Australia First international flight arrives, Melbourne's hotel quarantine begins again
Melbourne's coronavirus hotel quarantine program reopens as international flights resume
International flights are returning to Melbourne with a jet from Sri Lanka the first to touch down early this morning, marking the resumption of Victoria's previously ill-fated hotel quarantine program.The state has again overhauled its hotel quarantine system, with six hotels initially available to house returned travellers.
The first international passenger flight in two months has landed in Melbourne, marking the third official recommencement of the Victorian government's hotel quarantine program.
Sri Lankan Airlines flight UL604 from Colombo touched down at 4.24am, with the first group of passengers bound for two weeks of quarantine at the Intercontinental Hotel on Collins Street in the CBD.
Five flights carrying at least 76 passengers are scheduled to arrive on Thursday, according to a Melbourne Airport spokeswoman - although Victoria's acting Police Minister Danny Pearson said he expected the number of passengers to be just over 100.
Victorian government makes 'no apology' as Brisbane arrivals get mixed advice on hotel quarantine
A man who tried to travel to Victoria from Brisbane before it was declared a red zone says he was forced into hotel quarantine, despite repeated assurances from the Department of Health he would not be. Sam, who did not want his last name used, told the ABC he had booked a 5:55pm AEST flight from Brisbane to Melbourne on Monday afternoon, to see his family for the Easter long weekend.Melbourne declared Brisbane a red zone from 6:00pm Monday night.Sam said he spoke to the Department of Health at 3:45pm while he was at the airport and they confirmed that because his flight was departing before 6:00pm, his orange permit would stand.
The first flight arrived from Colombo just before 4.30am with more expected at 9.50am, 3.55pm, 8.20pm and 9.50pm from Singapore, Doha, and Dubai.
While there are six hotels ready to accept returned passengers, those arriving this week will be housed at the Holiday Inn near Melbourne Airport and the Intercontinental on Collins Street.
A spokeswoman for COVID-19 Quarantine Victoria confirmed on Thursday that arrivals were being taken to the InterContinental Hotel.
"The flight landed on schedule and the arrivals are being brought on busses to the InterContinental Hotel as we speak," she said.
The other hotels ready to be used are the Novotel Ibis at Melbourne Central, the Pan Pacific at the Convention Centre, the Holiday Inn at Flinders Lane - a health hotel reserved for COVID-positive travellers - and the Element Melbourne Richmond on Swan Street, which will function as a complex care facility.
How Australia's gone from being envy of world to global embarrassment
Australia was once the envy of the world by almost completely eradicating the virus after swiftly shutting the borders and introducing a series of Covid-safe restrictions. There have been 29,437 just Covid infections across the country and 910 total deaths - a tiny fraction of the death rate in other nations. Among those tough stances taken to control the virus spread was a ban on almost all outward travel, with special permission required and rarely granted.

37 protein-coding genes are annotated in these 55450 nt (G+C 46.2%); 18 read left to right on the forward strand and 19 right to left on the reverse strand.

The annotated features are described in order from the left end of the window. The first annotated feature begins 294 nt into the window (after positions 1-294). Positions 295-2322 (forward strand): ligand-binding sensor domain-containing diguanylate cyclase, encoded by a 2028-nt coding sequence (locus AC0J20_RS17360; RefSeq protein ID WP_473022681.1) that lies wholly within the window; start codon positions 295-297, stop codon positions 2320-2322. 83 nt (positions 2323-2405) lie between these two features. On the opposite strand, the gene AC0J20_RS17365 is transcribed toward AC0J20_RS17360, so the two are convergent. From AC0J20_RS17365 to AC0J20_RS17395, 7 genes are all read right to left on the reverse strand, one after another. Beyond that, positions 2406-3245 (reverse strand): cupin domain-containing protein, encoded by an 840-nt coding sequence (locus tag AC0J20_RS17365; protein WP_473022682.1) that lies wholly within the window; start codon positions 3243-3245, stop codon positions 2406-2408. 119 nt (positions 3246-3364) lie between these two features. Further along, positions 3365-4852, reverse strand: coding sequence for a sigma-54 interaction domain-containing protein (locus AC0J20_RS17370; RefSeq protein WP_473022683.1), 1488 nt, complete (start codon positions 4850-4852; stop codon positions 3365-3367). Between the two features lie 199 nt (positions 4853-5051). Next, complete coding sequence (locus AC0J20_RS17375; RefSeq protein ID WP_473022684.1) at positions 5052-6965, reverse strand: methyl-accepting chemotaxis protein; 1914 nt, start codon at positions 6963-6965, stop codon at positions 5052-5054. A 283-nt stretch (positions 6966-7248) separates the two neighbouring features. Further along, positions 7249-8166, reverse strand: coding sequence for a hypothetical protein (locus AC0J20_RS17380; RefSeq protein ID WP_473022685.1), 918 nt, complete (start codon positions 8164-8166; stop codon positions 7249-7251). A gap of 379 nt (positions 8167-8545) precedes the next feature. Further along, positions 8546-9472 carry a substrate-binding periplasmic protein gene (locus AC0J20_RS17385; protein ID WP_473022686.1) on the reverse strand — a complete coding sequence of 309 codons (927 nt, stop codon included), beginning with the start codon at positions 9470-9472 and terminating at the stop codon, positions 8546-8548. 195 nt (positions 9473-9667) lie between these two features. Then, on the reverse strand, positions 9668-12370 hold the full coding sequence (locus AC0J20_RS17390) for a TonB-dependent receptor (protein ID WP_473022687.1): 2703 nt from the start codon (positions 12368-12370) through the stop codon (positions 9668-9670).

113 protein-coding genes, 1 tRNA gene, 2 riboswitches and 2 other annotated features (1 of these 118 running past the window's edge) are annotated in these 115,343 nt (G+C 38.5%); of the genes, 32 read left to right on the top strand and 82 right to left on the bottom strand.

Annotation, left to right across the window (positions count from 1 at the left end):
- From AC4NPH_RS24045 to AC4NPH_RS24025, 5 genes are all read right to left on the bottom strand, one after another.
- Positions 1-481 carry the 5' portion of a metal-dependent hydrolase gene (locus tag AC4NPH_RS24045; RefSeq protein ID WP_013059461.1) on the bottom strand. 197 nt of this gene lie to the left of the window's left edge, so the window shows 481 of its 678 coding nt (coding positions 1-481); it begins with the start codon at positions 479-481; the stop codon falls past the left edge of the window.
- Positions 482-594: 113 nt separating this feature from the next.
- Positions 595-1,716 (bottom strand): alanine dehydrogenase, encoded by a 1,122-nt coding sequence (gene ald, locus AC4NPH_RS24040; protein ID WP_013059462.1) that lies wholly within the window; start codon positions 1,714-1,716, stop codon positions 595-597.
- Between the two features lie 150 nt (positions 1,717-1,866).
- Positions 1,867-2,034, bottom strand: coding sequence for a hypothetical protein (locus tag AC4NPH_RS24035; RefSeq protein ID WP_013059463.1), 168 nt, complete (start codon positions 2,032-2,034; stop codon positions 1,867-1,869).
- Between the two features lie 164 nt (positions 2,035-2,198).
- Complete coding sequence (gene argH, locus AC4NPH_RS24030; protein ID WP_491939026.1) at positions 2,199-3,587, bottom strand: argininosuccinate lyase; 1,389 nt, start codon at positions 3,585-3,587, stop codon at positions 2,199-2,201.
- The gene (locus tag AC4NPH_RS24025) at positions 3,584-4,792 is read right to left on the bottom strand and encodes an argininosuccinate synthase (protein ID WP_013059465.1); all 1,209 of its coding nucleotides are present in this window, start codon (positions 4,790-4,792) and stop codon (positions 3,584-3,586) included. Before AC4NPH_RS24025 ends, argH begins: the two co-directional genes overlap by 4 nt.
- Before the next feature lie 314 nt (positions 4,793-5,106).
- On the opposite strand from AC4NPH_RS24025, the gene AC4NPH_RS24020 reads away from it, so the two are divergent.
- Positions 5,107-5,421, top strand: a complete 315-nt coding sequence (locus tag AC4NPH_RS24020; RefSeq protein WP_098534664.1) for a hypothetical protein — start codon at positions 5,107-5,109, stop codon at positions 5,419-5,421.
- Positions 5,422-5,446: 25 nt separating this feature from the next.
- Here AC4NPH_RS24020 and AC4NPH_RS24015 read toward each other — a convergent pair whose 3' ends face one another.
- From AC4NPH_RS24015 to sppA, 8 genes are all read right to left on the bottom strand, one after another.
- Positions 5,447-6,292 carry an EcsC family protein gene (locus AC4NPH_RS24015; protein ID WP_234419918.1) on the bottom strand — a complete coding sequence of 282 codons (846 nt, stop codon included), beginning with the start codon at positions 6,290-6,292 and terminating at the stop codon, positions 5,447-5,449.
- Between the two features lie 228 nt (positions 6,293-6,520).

Returning Australians are not told which of the six hotels they will be staying at until they arrive in Melbourne, according to passengers who have spoken to The Age.
The state's hotel quarantine scheme was shut down for the second time in mid-February after a new strain of COVID-19 leaked from a quarantine hotel, forcing the government to halt overseas arrivals and leading to a five-day lockdown.
Victoria's disastrous second wave of COVID-19 in 2020 was also the result of mistakes in hotel quarantine and resulted in the first suspension of the program.
COVID-19 Quarantine Victoria Commissioner Emma Cassar said the restarted program would be reviewed daily to ensure all the recommendations from the most recent review of the hotel quarantine scheme had been implemented.
"We have done everything we can to make this as safe as we can, and will continue to ensure that the program keeps ahead of this virus," she said.
"It isn't a risk-proof program, we've been clear on that, but what we can do is ensure that we are ... looking at the research and looking at what else we can do or other control measures that we need to put in place."
All staff working in hotel quarantine have received at least their first dose of the vaccine. Ms Cassar said those unwilling or unable to get vaccinated would be offered other roles within CQV, if possible.
Adult guests will be charged $3000 for the 14-day stay, while children will be charged $500. The fees have not been raised despite significant and costly modifications to the hotels.
Ms Cassar said some returned passengers who have not tested positive to COVID-19 could be given exemptions to temporarily leave hotel quarantine on compassionate grounds.
Universities hope vaccination delays won't hinder return of international students .
The $40 billion a year international education sector has warned it cannot afford to lose a third academic year before international students return to Australia.